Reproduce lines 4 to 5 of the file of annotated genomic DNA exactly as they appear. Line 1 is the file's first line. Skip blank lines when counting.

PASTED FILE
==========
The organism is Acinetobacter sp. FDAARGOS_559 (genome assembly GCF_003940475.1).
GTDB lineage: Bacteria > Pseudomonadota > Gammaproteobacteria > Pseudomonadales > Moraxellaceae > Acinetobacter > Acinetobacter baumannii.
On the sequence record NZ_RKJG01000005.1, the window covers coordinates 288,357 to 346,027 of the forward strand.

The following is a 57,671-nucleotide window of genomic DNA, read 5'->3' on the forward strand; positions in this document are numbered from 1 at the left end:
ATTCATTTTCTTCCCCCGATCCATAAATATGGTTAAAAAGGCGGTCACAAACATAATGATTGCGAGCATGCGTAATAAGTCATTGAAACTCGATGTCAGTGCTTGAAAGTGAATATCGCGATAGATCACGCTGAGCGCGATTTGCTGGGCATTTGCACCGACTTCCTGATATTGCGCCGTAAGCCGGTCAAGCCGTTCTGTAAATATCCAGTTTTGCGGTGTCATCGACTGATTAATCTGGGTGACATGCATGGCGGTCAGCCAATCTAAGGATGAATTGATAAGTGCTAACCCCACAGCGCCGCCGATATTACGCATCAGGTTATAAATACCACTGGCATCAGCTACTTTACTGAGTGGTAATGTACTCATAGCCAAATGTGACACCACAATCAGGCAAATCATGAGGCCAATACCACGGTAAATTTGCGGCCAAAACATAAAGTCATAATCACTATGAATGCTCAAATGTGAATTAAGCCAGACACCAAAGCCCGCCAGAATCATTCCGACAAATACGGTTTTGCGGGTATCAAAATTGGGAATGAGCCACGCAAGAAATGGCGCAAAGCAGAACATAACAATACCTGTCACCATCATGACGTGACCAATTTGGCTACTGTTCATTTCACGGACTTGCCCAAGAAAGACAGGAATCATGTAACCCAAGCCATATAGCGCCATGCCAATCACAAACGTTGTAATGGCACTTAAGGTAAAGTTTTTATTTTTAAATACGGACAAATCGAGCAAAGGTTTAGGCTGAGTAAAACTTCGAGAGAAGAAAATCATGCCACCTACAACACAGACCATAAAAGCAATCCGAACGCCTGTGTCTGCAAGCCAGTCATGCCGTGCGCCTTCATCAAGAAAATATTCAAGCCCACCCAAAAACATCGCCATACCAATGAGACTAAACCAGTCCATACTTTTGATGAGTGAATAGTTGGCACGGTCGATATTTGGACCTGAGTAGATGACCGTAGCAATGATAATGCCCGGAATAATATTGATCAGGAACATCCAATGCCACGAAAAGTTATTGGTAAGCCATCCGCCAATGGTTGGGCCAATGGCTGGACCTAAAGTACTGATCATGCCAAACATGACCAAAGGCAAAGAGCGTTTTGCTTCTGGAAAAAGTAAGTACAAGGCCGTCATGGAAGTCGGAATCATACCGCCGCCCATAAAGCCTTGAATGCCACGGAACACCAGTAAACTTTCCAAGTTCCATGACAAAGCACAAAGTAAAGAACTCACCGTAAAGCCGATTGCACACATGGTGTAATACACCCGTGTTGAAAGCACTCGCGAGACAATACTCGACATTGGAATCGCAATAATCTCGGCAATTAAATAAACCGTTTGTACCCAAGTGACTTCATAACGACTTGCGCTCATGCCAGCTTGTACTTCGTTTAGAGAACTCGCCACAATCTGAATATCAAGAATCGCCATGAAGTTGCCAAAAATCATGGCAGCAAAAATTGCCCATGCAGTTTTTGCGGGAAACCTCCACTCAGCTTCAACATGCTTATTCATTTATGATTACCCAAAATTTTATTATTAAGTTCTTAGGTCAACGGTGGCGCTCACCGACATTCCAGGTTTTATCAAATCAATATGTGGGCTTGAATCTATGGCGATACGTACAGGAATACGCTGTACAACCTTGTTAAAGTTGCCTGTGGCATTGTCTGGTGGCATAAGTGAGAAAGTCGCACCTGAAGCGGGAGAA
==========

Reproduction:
The following is a 57,671-nucleotide window of genomic DNA, read 5'->3' on the forward strand; positions in this document are numbered from 1 at the left end:
ATTCATTTTCTTCCCCCGATCCATAAATATGGTTAAAAAGGCGGTCACAAACATAATGATTGCGAGCATGCGTAATAAGTCATTGAAACTCGATGTCAGTGCTTGAAAGTGAATATCGCGATAGATCACGCTGAGCGCGATTTGCTGGGCATTTGCACCGACTTCCTGATATTGCGCCGTAAGCCGGTCAAGCCGTTCTGTAAATATCCAGTTTTGCGGTGTCATCGACTGATTAATCTGGGTGACATGCATGGCGGTCAGCCAATCTAAGGATGAATTGATAAGTGCTAACCCCACAGCGCCGCCGATATTACGCATCAGGTTATAAATACCACTGGCATCAGCTACTTTACTGAGTGGTAATGTACTCATAGCCAAATGTGACACCACAATCAGGCAAATCATGAGGCCAATACCACGGTAAATTTGCGGCCAAAACATAAAGTCATAATCACTATGAATGCTCAAATGTGAATTAAGCCAGACACCAAAGCCCGCCAGAATCATTCCGACAAATACGGTTTTGCGGGTATCAAAATTGGGAATGAGCCACGCAAGAAATGGCGCAAAGCAGAACATAACAATACCTGTCACCATCATGACGTGACCAATTTGGCTACTGTTCATTTCACGGACTTGCCCAAGAAAGACAGGAATCATGTAACCCAAGCCATATAGCGCCATGCCAATCACAAACGTTGTAATGGCACTTAAGGTAAAGTTTTTATTTTTAAATACGGACAAATCGAGCAAAGGTTTAGGCTGAGTAAAACTTCGAGAGAAGAAAATCATGCCACCTACAACACAGACCATAAAAGCAATCCGAACGCCTGTGTCTGCAAGCCAGTCATGCCGTGCGCCTTCATCAAGAAAATATTCAAGCCCACCCAAAAACATCGCCATACCAATGAGACTAAACCAGTCCATACTTTTGATGAGTGAATAGTTGGCACGGTCGATATTTGGACCTGAGTAGATGACCGTAGCAATGATAATGCCCGGAATAATATTGATCAGGAACATCCAATGCCACGAAAAGTTATTGGTAAGCCATCCGCCAATGGTTGGGCCAATGGCTGGACCTAAAGTACTGATCATGCCAAACATGACCAAAGGCAAAGAGCGTTTTGCTTCTGGAAAAAGTAAGTACAAGGCCGTCATGGAAGTCGGAATCATACCGCCGCCCATAAAGCCTTGAATGCCACGGAACACCAGTAAACTTTCCAAGTTCCATGACAAAGCACAAAGTAAAGAACTCACCGTAAAGCCGATTGCACACATGGTGTAATACACCCGTGTTGAAAGCACTCGCGAGACAATACTCGACATTGGAATCGCAATAATCTCGGCAATTAAATAAACCGTTTGTACCCAAGTGACTTCATAACGACTTGCGCTCATGCCAGCTTGTACTTCGTTTAGAGAACTCGCCACAATCTGAATATCAAGAATCGCCATGAAGTTGCCAAAAATCATGGCAGCAAAAATTGCCCATGCAGTTTTTGCGGGAAACCTCCACTCAGCTTCAACATGCTTATTCATTTATGATTACCCAAAATTTTATTATTAAGTTCTTAGGTCAACGGTGGCGCTCACCGACATTCCAGGTTTTATCAAATCAATATGTGGGCTTGAATCTATGGCGATACGTACAGGAATACGCTGTACAACCTTGTTAAAGTTGCCTGTGGCATTGTCTGGTGGCATAAGTGAGAAAGTCGCACCTGAAGCGGGAGAA